Public sightings of cougars

Be cougar and bear aware on the West Shore during the summer months

Simple steps can help avoid unwanted encounters with wildlife

This isn’t Jellystone National Park, and chances are pretty good that Yogi Bear won’t be trying to steal your picnic basket this summer. Picnic basket or not, you still could be attracting the attention of your furry neighbours without even knowing it.

“We are lucky to live in a place that is also home to bears and cougars,” says Nitya Harris, “and if we choose to live in bear and cougar country, it is our responsibility to know what habits and actions attract these animals and what we need to do to avoid conflict.”

Harris chairs the Coexisting with Carnivores Alliance, a regional group that works with government and community to prevent human conflict with bears, cougars and wolves.

“Bear (sightings) tend to go up and down every year. The summer of 2013 was extremely busy, 2014 not as busy, and 2015 is expected to be an average year,” said Peter Pauwels, regional conservation officer for Vancouver Island.

Conversely, cougar sightings have remained relatively the same over the past 20 to 30 years, with any rise in the trends being accounted to more people living in the area.

“Sightings for both species are most likely to occur during the summer. It’s lighter for longer in the day,” said Pauwels. “People are out hiking and biking.”

He added that in the winter months people are more likely to be inside, which makes sightings more rare, especially since bears hibernate in the winter.

If you do encounter a bear or cougar, Pauwels said, “Don’t approach the animal, give the animal an avenue of escape, and get out of its way.”

Harris encourages West Shore residents to be bear wise and cougar aware with a few simple tips.

• Put garbage and kitchen scraps out the morning of collection day (not the night before).

• Store garbage in a secure location like a garage, shed or basement and dispose of it regularly.

• Keep containers clean, with lids tightly closed and out of the sun to help prevent odours that will attract animals.

• Line the bottom of totes and layer compost with paper products to help absorb moisture, minimizing clean-up and odours.

• Store proteins, especially fish and bones, in the freezer until collection day to reduce odours and insects.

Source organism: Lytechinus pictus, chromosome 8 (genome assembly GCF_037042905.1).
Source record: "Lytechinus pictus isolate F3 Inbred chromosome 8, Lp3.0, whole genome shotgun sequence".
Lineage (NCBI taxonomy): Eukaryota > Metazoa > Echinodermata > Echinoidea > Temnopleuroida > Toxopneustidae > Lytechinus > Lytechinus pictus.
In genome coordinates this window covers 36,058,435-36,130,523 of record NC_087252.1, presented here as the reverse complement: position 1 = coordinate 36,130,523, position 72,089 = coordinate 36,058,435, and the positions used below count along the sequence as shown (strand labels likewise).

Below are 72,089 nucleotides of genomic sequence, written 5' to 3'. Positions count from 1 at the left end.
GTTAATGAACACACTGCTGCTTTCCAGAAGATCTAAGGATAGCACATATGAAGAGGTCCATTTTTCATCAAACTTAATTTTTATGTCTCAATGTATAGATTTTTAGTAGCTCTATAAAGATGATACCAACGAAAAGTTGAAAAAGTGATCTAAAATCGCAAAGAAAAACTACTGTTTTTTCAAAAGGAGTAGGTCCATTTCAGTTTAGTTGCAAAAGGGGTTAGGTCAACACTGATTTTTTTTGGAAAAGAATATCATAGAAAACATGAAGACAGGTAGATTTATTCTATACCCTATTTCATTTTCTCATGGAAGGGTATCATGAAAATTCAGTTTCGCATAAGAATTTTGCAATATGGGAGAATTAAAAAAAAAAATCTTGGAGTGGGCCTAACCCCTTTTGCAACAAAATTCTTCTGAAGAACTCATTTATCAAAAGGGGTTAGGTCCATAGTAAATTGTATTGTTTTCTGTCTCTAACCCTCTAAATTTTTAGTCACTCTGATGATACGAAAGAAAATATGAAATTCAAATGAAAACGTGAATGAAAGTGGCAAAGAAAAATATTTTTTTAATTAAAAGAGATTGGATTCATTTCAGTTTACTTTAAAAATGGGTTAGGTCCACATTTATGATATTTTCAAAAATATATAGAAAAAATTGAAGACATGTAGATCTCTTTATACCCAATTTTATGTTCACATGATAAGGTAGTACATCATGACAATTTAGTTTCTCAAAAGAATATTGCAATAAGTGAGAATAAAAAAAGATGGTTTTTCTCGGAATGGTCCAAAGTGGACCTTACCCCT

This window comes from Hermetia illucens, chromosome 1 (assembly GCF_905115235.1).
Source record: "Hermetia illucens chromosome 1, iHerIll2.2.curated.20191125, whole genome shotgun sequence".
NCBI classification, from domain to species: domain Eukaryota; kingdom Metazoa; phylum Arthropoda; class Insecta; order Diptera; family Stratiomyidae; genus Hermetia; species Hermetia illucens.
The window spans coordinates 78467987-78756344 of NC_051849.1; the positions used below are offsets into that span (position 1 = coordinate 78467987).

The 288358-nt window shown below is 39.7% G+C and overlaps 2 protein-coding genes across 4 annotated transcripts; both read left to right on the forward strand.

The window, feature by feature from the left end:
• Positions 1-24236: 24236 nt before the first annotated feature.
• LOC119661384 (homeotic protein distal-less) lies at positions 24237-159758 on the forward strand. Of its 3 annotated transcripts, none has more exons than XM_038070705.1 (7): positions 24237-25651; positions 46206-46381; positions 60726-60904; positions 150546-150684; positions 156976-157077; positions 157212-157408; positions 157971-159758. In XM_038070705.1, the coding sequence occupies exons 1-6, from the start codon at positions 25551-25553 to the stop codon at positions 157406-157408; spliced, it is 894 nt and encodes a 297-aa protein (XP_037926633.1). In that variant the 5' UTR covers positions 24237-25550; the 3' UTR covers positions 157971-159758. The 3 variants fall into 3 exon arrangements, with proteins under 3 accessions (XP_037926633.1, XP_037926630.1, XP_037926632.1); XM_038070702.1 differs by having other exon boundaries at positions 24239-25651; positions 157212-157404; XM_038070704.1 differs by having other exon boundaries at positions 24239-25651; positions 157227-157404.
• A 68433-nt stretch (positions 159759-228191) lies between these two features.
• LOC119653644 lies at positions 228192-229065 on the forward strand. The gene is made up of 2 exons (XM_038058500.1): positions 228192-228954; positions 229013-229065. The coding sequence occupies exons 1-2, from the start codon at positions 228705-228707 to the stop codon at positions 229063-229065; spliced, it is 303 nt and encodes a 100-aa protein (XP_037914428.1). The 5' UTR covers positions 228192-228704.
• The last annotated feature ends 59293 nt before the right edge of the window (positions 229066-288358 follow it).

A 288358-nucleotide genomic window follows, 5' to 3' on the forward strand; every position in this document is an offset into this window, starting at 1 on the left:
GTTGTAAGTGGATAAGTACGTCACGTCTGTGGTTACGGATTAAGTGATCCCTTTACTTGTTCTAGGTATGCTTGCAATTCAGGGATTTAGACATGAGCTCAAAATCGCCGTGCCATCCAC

While hungry bears are scavengers with great memories of food sources, cougars will cover a large territory and may stop in an urban area if prey are in the neighbourhood.

Cougar country

To avoid conflict with cougars:

• Keep pets like small dogs and cats indoors at night.

• Feed pets inside or bring in uneaten food as the smell might attract cougars or potential prey.

• Keep bird feeders clean and the ground under them clear will also help deter rodents and other animals, like deer, that often fall prey to cougars.

• Small livestock and chickens are also easy targets, so maintaining an electrical fence and keeping feed properly secured will help deter cougars.

• The ultimate deterrence is not feeding deer or other wild animals as they can attract larger predators into residential areas.

katie@goldstreamgazette.com

Just Posted

Langford trucks vandalized for third time in five months

Staff member spends weekend washing after six trucks hit with graffiti

Oak Bay dog walk benefits guide dogs

Two more walks set for Sunday in Victoria and Colwood

Police stay quiet on downtown fire investigation

The fire at Victoria’s Plaza Hotel was deemed suspicious on May 14

Former Saanich councillor joins Cordova Bay community association board

Leif Wergeland served on Saanich council for 22 years before retiring from politics in 2018

Coastline serves up a feast of fiddlers in Oak Bay

Local Juno Award winner musical director for ensemble

Rescuers finally persuade Eiffel Tower climber to come down

The official said the man was ‘under control and out of danger’ on Monday night

Greater Victoria wanted list for the week of May 21

Greater Victoria Crime Stoppers is seeking the public’s help in locating the… Continue reading

POLL: Were you satisfied with the Game of Thrones series finale?

Millions gathered in front of their televisions Sunday night to watch the… Continue reading

Young man on Vancouver Island dies after losing control of ATV

Crash claimed the life of a 23-year-old south of Nanaimo over the long weekend

Baby boom seniors putting pressure on B.C. long-term care: report

B.C. leads Canada in growth of dementia, dependence on care

RCMP probe if teen was intentionally hit with ski pole by mystery skier on B.C. mountain

The incident happened on March 20 on Grouse Mountain. Police are urging witnesses to come forward

B.C. firefighters rescue frozen dog from ice

The fire crew found a dog stuck in the at Lake Paul on May 20

Most British Columbians agree the ‘big one’ is coming, but only 50% are prepared

Only 46 per cent of British Columbians have prepared an emergency kit with supplies they might need

B.C. man to pay Maxime Bernier’s People’s Party $20k over lawsuit

Federal judge shut down Satinder Dhillon’s ‘nonsensical’ motion to bar use of PPC name in byelection

Most Read